Anonymous Reader

China promised Hong Kong one country, two systems but no western style democracy where any Tom, Dick and Harry can stand for election as the Chief Executive. There was no promise of self-determination either and the one country, two systems will end in 2047 and it is unlikely to be extended. That ought to give the protesters ample time to quit Hong Kong and move in with their former white colonial master in the UK, US, Canada, Australia and New Zealand. By the way, it was reported that 300,000 Canadians are working and or living in Hong Kong where there is supposedly no freedom and democracy a la Canada. If Canada or the West is that great why come back to Hong Kong? By right, the Hong Kong government should ban former Hong Kong citizens who now carry foreign passports from working in Hong Kong.

Aug 21, 2019 03:35 AM

Anonymous Reader

Peace-loving people in the world, please chack this post made by a red Chinese. No-one can think differently from the Chinese Commie party. People of Hongkong want peace, liberty and freedom. They don't want dictatorship, they want to be FREE.

Aug 19, 2019 05:37 PM

Anonymous Reader

How come when the British were running Hong Kong as a colony you never wanted democracy and freedom?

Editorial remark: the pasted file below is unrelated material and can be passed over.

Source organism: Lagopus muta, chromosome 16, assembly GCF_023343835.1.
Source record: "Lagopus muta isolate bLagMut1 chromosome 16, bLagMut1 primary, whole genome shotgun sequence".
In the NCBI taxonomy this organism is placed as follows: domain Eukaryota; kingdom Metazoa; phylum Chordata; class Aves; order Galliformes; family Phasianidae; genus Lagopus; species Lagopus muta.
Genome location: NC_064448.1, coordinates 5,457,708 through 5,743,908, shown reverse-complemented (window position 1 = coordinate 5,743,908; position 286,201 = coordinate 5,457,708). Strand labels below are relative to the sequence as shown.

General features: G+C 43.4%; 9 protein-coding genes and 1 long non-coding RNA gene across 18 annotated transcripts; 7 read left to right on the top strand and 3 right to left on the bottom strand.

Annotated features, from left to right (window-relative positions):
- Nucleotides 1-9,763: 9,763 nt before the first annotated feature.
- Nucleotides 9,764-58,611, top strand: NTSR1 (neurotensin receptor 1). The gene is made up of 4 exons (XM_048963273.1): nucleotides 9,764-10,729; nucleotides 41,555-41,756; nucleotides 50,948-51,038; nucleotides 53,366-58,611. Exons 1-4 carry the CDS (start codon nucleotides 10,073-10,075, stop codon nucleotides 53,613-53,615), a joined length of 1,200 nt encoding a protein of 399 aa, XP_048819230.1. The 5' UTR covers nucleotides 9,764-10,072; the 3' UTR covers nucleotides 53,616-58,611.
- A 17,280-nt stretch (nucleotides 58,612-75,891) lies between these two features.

Aug 20, 2019 11:23 AM

Anonymous Reader

By the way what is chack? Idiots with poor vocabulary shouldn't be posting in an English language forum.

Aug 20, 2019 11:25 AM

Anonymous Reader

Because people of Hongkong were better off than they are now.

Aug 20, 2019 01:06 PM

Anonymous Reader

Really? They were better off then than they are now? Then can you explain why there are 300,000 former Hong Kong citizens holding Canadian passports reportedly working and living in Hong Kong? Why come back to Hong Kong and not stay in Canada where there is freedom, democracy and stuff that is not available in Hong Kong, you white worshipper?

Aug 21, 2019 03:48 AM

Anonymous Reader

After Hongkong was returned to China it was one country-two system policy. Now Red China wants to make Hongkong people their slaves. By the way, how many Chinese work in live in Canada ?

Aug 21, 2019 12:04 PM

Anonymous Reader

Peaceful Anti-Extradition Protest??? LOLLOLLOL Peaceful my foot! They are worried about the PLA rolling into Hong Kong with a big stick, that's why they are peaceful for the time being. I am waiting for the hour when the PLA comes trundling into Hong Kong in their vehicles and using their big sticks on the idiotic protesters. I am getting ready my stock of pop corn and watch the slaughter on my TV and hopefully I can watch it live.

Aug 19, 2019 03:17 AM

Anonymous Reader

Sorry sir. Check.

Aug 20, 2019 01:03 PM

Anonymous Reader

What ? White worshippers ? Don't go to fast Sir. What about Marx and Lennin ?

Aug 23, 2019 01:58 AM

Anonymous Reader

2,000,000 ( officially ) red Chinese live and work in Canada.

Aug 23, 2019 09:12 AM

Anonymous Reader

By right Canada should ban 2,000,000 red Chinese living in Canada.

Aug 23, 2019 03:11 PM

Anonymous Reader

Two million Chinese from China working in Canada? If there are that many jobs in Canada the 300,000 Kong chan wouldn't go back to Hong Kong. LOLLOLLOL By the way let Justin Trudeau the American dog know of this fake figure that existed in your imagination and get Trudeau to do something about it.LOLLOLLOL

Aug 24, 2019 02:56 AM

Anonymous Reader

What about sending 2,000,000 red Chinese back to China from Canada huh ?

Aug 26, 2019 04:39 PM